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STUDIES WITH POPCORN


VARIETIES IN THE EVERGLADES AREA
1952-1956


Victor E. Green, Jr. and Emmett D. Harris, Jr.


This report contains results of research with popcorn
grown on organic soils in South Florida. The work was
conducted in cooperation with the Central Popcorn Com-
pany of Schaller, Iowa, who furnished seed and deter-
mined expansion ratios. This paper was read before the
Crops Division of the Association of Southern Agricul-
tural Workers. on February 7, 1956 at Atlanta, Georgia.
The 1956 data were added subsequently,





EVERGLADES STATION MIMEO REPORT 57-4

Belle Glade, Florida


September 17, 1956


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STUDIES WITH POPCORN VARIETIES IN THE EVERGLADES AREA
1952-1956

by

Victor E. Green, Jr. and Emmett D. Harris, Jrd/f


To date, the research on popcorn in the Everglades area has consisted
chiefly of screening released and experimental hybrids, Tests were begun in 1952
and are continuing. Poor yielding and disease susceptible varieties are discarded
each year and are replaced by other varieties.

The tests have had the following characteristics in the various years:


1952


1953


195


19S5 1956


Number of Varieties
Date of Planting
Dates of Harvest


Width between rows, feet
Drill Spacing-Plants/Hill
Population, Plants/Acre
Row Length, Feet
Rows per Plot
Harvested Area, Rows
Replications, Number
Design, Randomized Complete Block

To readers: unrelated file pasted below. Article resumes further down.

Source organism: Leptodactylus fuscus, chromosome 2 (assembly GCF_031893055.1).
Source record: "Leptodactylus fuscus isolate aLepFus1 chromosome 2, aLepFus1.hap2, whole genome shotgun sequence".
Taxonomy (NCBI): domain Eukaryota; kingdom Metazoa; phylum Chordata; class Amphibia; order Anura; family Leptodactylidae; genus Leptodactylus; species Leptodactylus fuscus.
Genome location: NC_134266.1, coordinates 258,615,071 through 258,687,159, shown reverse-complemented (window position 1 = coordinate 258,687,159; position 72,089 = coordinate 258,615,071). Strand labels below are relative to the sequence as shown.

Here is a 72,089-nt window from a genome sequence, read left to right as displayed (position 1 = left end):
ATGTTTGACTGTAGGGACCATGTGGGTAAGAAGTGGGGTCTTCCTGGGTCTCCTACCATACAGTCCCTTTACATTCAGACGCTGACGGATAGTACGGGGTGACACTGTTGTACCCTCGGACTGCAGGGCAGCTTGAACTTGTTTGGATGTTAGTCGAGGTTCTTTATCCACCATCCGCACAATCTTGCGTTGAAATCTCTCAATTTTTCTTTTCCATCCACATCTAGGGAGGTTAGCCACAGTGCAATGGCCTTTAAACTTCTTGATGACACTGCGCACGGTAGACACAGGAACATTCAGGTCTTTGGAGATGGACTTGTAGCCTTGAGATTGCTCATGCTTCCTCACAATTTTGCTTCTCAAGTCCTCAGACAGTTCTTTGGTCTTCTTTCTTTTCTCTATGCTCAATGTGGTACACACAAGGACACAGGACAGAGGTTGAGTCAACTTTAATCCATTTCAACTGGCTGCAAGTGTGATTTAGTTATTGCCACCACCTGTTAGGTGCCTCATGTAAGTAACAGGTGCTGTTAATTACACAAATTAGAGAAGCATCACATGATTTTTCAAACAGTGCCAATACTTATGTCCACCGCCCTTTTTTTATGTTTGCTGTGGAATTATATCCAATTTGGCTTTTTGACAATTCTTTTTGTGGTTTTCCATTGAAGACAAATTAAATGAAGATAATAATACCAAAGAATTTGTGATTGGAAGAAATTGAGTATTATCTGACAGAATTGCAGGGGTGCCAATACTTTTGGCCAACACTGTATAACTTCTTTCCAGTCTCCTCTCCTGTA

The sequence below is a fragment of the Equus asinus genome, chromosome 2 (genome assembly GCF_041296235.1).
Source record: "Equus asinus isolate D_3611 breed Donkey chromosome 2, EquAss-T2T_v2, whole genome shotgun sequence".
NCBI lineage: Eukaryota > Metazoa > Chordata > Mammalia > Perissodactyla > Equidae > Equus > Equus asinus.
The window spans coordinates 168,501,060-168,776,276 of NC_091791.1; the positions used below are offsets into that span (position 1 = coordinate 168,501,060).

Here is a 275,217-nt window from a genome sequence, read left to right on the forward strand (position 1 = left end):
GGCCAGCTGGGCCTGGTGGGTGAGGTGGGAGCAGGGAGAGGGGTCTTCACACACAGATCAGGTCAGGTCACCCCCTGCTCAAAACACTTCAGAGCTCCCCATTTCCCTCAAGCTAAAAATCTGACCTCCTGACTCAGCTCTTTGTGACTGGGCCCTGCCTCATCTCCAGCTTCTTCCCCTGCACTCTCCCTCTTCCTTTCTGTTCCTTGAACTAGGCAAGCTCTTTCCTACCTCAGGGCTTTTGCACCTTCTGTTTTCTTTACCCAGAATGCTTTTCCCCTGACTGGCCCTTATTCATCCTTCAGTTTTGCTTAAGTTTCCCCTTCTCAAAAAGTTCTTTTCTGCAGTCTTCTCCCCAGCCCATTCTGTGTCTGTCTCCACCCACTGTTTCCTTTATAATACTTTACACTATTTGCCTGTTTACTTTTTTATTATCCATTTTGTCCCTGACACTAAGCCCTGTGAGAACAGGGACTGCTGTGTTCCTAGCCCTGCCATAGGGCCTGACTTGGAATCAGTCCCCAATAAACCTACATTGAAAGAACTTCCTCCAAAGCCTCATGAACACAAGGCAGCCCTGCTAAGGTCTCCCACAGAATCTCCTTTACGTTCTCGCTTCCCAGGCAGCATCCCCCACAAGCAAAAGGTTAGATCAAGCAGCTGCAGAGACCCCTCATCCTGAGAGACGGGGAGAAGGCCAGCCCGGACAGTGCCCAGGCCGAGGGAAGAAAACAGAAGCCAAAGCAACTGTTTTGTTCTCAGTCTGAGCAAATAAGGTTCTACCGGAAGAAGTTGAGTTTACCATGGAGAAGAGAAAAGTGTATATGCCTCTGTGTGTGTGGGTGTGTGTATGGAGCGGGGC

Insect Control
Leaf Blight Control


6
3-6-52
6-16-52


4
1-28-53
5-28-53


to
7-3-52
3 3
2-15" 1-12"
19,333 14,520
50 $o0
3 6
1 6
4 14
R.C.B. Latin
Square
3 sprayings/crop
None in any year


12
2-l-14
5-21-~1
to
6-9-54
3
1-12"
14,520
50
3
3
3
R.C.B.


15
1.28-55
6-6-55
to
6-20-55
3
1-12"
14 520
to0
3
1
4
R.C.B.


19
1-30-56
6-7-56

3
1-12"
ls,$20
89
1
1

R.C.B.


of 1 quart 25% DDT emulsion


Each year wireworms were controlled by applying 3 to 5 pounds of technical aldrin
per acre into the soil by spraying and immediately disking. Annually, the crop was
planted and thinned by hand, and skips in the stand were replanted soon to insure
a perfect stand. Cultivations numbered three per crop at about two-week intervals
after germination. Soil was thrown to the rows to help reduce root lodging.
Stalk and ear heights were measured following anthesis* About two weeks
after anthesis, reaction to northern leaf blight caused by Helminthosporium turci-
cum Pass, was determined. No blight readings were made in 1952. In 1953t they
were made by W. N. Stoner, then Assistant Plant Pathologist, Everglades Stations
in 1954 by the Senior Author, and in 1955 and 1956 by Miss Alice Robert of the Field
Crop Research Branch, U.S.D.A.
As the varieties ripened, they were picked, husked and weighed. Samples
were.taken for moisture determination, weight-per-bushel test, and for popping.
The latter two tests were performed by the Central Popcorn Company. Yields were
calculated at 15.5 percept moisture on an acre basis. Shelling percentages were
calculated in 1955 and. 956.


9 Victor E.
tomologist,


Green, Jr., Associate Agronomist and Emmett D. Harris, Jr., Assistant
Everglades Experiment Station, Belle Glade, Florida








-2-


The test in 1952 was merely observational and was carried out to check
whether any of the varieties from Iowa were adaptable to the south Florida enviroh-
ment. The March 6 planting yielded marketable popcorn, but the April 1 planting
was a complete failure. All corn usually fails when planted late in this area.
Table 1 shows the 1952 yields and harvest dates.

Table 1. The Characteristics and Performance of Six Popcorn
Varieties at Belle Glade, Florida, 1952.


Central Hybrid
Number


Yield, lbs./A
at l5.5% Moisture


Date of Harvest V


1 1930 7-2-52
2 1745 7-2-52
3 2065 7-3-52
4 1860 7-3-52
5 585 6-16-52
6 325 7-3-52
I/ Planted March 6, 1952